• You do not participate in an employer-sponsored retirement plan like a 401(k)
  • You do participate in an employer-sponsored plan, but your income is below federal limits
  • You are married and your spouse is not an active participant in an employer-sponsored retirement plan (the contribution to your spouse's Traditional IRA may be deductible)

Withdrawals from your Traditional IRA

You may withdraw from your Traditional IRA at any time. However, withdrawals before age 59½ may be subject to a 10% penalty tax in addition to regular income taxes. When you reach age 72, you must make minimum withdrawals in order to avoid tax penalties.

Roth IRAs

Tax-free earnings growth

Roth IRAs offer you an opportunity to save for retirement tax-free: earnings grow tax-free, and qualified withdrawals are not subject to income tax. If you meet the eligibility requirements you can also set up a Roth IRA for your spouse, regardless of whether your spouse had any compensation or earned income in that year. (Of course, if your spouse earned income, he or she can establish his or her own Roth IRA.)

Making Roth IRA contributions

Contribution Limits are the same for Traditional and Roth IRAs; up to $6,500. You can make contributions to your account any time during the year and until April 15 of the following year. And people who are age 50 and over can also make special "catch-up" contributions of $1,000 per year to a Roth or Traditional IRA. Your "Catch-Up" limit is added to your normal IRA Contribution Limit for each year.

Key differences between contributing to a Roth versus a Traditional IRA:

  • Contributions to a Roth IRA are not tax deductible.
  • You may continue making contributions to a Roth IRA after you reach age 72 providing you have earned income.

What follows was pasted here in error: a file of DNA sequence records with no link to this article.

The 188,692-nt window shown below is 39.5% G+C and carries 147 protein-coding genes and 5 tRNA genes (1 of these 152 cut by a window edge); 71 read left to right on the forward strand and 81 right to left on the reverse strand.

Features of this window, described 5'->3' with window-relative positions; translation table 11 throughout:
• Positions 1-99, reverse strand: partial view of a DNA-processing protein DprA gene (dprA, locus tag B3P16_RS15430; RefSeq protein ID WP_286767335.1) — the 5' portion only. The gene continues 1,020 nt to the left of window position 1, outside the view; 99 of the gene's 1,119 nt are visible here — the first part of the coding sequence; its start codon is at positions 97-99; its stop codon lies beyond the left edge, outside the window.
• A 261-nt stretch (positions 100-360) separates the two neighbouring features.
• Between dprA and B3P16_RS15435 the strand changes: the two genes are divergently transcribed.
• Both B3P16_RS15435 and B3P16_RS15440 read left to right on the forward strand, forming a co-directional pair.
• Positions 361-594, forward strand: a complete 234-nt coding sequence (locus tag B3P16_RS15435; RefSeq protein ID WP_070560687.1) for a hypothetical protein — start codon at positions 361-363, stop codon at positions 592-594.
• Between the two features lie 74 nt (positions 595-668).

• Your Roth IRA limit is reduced by any contributions for the same year to a Traditional IRA. For example, if you contribute $500 to your Traditional IRA for one year, your maximum Roth IRA contribution for that year will be $6,000.
  • People with high income levels may not be able to contribute to a Roth IRA, or their allowable contribution amount may be limited.

Withdrawals from your Roth IRA

Withdrawals from your Roth IRA are not taxable as long as the withdrawal is a qualified distribution—generally, if your account has been open for five years, and you are age 59 or older. Unlike Traditional IRAs, you are not required to begin taking minimum distributions from your Roth IRA when you reach age 72.

Transfers and Rollovers

Leaving your job and unsure what to do with your existing 401(k)? Avoid withdrawal penalties and taxes by considering a direct rollover. Review the information in this brochure and then discuss your options with your tax consultant or the IRS. Most distributions from employer plans, 403(b)s, or 457 plans are eligible for rollover to a Traditional IRA. The main exceptions are: